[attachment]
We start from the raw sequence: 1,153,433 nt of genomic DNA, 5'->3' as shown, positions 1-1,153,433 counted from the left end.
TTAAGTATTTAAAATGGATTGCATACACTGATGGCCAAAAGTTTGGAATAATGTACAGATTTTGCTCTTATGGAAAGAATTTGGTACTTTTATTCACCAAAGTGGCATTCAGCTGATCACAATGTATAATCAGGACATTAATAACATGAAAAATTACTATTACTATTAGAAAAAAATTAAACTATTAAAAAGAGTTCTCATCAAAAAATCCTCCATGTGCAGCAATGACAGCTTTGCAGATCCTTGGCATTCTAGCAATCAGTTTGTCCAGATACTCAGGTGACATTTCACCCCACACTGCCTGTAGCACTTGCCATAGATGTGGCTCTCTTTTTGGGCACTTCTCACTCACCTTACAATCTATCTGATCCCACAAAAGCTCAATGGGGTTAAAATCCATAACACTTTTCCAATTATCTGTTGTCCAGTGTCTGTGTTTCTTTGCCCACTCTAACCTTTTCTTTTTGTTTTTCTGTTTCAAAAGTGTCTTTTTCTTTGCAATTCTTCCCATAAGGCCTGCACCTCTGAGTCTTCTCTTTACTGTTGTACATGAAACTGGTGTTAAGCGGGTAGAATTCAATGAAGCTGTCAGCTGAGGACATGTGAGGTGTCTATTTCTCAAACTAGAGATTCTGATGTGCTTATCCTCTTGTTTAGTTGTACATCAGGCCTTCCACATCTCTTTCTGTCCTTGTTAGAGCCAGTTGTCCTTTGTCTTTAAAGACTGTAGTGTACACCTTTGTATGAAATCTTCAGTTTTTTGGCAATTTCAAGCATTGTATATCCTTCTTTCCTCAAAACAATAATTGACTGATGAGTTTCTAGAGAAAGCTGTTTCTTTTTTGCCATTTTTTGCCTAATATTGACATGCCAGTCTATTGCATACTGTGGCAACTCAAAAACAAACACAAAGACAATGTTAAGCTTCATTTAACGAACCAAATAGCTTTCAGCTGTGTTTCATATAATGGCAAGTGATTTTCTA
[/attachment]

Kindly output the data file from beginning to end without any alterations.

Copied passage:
We start from the raw sequence: 1,153,433 nt of genomic DNA, 5'->3' as shown, positions 1-1,153,433 counted from the left end.
TTAAGTATTTAAAATGGATTGCATACACTGATGGCCAAAAGTTTGGAATAATGTACAGATTTTGCTCTTATGGAAAGAATTTGGTACTTTTATTCACCAAAGTGGCATTCAGCTGATCACAATGTATAATCAGGACATTAATAACATGAAAAATTACTATTACTATTAGAAAAAAATTAAACTATTAAAAAGAGTTCTCATCAAAAAATCCTCCATGTGCAGCAATGACAGCTTTGCAGATCCTTGGCATTCTAGCAATCAGTTTGTCCAGATACTCAGGTGACATTTCACCCCACACTGCCTGTAGCACTTGCCATAGATGTGGCTCTCTTTTTGGGCACTTCTCACTCACCTTACAATCTATCTGATCCCACAAAAGCTCAATGGGGTTAAAATCCATAACACTTTTCCAATTATCTGTTGTCCAGTGTCTGTGTTTCTTTGCCCACTCTAACCTTTTCTTTTTGTTTTTCTGTTTCAAAAGTGTCTTTTTCTTTGCAATTCTTCCCATAAGGCCTGCACCTCTGAGTCTTCTCTTTACTGTTGTACATGAAACTGGTGTTAAGCGGGTAGAATTCAATGAAGCTGTCAGCTGAGGACATGTGAGGTGTCTATTTCTCAAACTAGAGATTCTGATGTGCTTATCCTCTTGTTTAGTTGTACATCAGGCCTTCCACATCTCTTTCTGTCCTTGTTAGAGCCAGTTGTCCTTTGTCTTTAAAGACTGTAGTGTACACCTTTGTATGAAATCTTCAGTTTTTTGGCAATTTCAAGCATTGTATATCCTTCTTTCCTCAAAACAATAATTGACTGATGAGTTTCTAGAGAAAGCTGTTTCTTTTTTGCCATTTTTTGCCTAATATTGACATGCCAGTCTATTGCATACTGTGGCAACTCAAAAACAAACACAAAGACAATGTTAAGCTTCATTTAACGAACCAAATAGCTTTCAGCTGTGTTTCATATAATGGCAAGTGATTTTCTA